NSPCC offers guidance for parents about game Fortnite
NSPCC Campaigns Manager Emma Motherwell takes a look at the apps and sites children are using and how you can help keep them safe
Today we’re looking at probably one of the most popular games of the moment– Fortnite.
With versions available on PC, iOS, Xbox and Playstation, and an Android version of the multi-player shooter game expected in the next month or so, its popularity only looks likely to grow.
Fortnite involves 100 players fighting each other in real time to be the only survivor and win that game, which lasts around 20 minutes.
The creators have rated the game 13+ due to the cartoon violence, although iOS and PEGI rate it as 12+. There are no age verification checks when downloading the game. You have to create an account with the developer Epic Games which can be done via Google+ or Facebook.
One of the main risks is the chat feature that allows anyone in the current game to talk to other users both during a game and in the “lobby” while you wait for the game to start.
While text chat is only available in the lobby it is possible to turn off the audio chat during a game by selecting the three lines in the top right of the screen, select the settings icon, choose the ‘Audio’ tab at the top of the screen and go to the ‘Voice Chat’ option. This must be done at the start of every game but children can play solo games where they cannot chat to anyone.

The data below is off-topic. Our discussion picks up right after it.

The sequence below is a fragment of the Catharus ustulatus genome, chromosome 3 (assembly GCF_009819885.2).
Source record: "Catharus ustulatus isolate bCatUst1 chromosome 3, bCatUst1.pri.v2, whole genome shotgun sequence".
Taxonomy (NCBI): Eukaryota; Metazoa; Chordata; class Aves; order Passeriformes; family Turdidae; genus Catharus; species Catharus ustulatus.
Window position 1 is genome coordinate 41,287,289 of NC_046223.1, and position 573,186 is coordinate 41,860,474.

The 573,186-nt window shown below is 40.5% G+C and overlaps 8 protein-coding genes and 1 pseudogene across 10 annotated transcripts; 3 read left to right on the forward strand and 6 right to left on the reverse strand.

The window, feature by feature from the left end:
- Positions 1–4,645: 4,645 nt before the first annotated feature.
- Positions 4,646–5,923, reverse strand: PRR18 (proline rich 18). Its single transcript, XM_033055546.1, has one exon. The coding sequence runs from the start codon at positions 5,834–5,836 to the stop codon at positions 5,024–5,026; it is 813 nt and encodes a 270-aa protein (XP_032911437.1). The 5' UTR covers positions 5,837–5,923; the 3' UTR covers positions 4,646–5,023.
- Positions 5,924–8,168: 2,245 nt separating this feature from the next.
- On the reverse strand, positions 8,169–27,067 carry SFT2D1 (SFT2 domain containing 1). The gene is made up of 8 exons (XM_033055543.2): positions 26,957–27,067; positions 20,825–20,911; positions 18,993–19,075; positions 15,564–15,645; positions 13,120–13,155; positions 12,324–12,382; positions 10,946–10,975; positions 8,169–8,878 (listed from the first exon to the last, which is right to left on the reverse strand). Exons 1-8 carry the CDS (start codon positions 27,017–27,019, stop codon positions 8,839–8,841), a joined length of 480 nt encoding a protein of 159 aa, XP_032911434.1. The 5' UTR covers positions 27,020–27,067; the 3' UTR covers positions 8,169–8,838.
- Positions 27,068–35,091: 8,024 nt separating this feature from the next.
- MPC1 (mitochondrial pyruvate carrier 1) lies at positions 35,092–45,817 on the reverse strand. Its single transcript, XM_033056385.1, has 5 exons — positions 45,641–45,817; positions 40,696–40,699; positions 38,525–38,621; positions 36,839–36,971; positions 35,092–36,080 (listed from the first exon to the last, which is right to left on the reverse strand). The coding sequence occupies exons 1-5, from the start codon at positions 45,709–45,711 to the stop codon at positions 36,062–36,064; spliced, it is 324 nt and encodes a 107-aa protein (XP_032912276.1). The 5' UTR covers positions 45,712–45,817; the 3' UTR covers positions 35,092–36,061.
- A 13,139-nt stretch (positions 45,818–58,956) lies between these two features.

Another concern is that anyone can add you on the platform if they know your username which they can pick up during multi-player games. However, should someone become abusive or inappropriate there is a reporting process that users can follow through a form on the Fortnite website.
- After selecting the Product and Game Mode, select Report Player as the Issue Type. This will make sure these reports are routed to the correct team.
- Make sure to include the player(s) full in-game name, spelled as accurately as possible!
- If it looks like the player is using unusual or uncommon characters in their in-game name, screenshots are totally acceptable documentation.
- Speaking of screenshots: screenshots and video are incredibly useful for validation. If you captured screenshots or videos of the offense, attach them. If you have links to streaming video of bad behaviour, include them!
The game does have a code of conduct for players to follow and those not following the guidelines can be booted out of the game. But the focus appears to be on cheating rather than abuse.
It’s also really important to have regular chats with your children about their online lives, try and explore apps and games together and make sure they know they can talk to you about anything inappropriate that upsets them online.
Call our Online Safety Helpline for advice an all things online safety, including setting up parental controls, on 0808 800 5002. You can also book an appointment with an NSPCC-trained O2 Guru in store for support, whether you’re an O2 customer or not.
Net Aware is available as an app or at www.net-aware.org.uk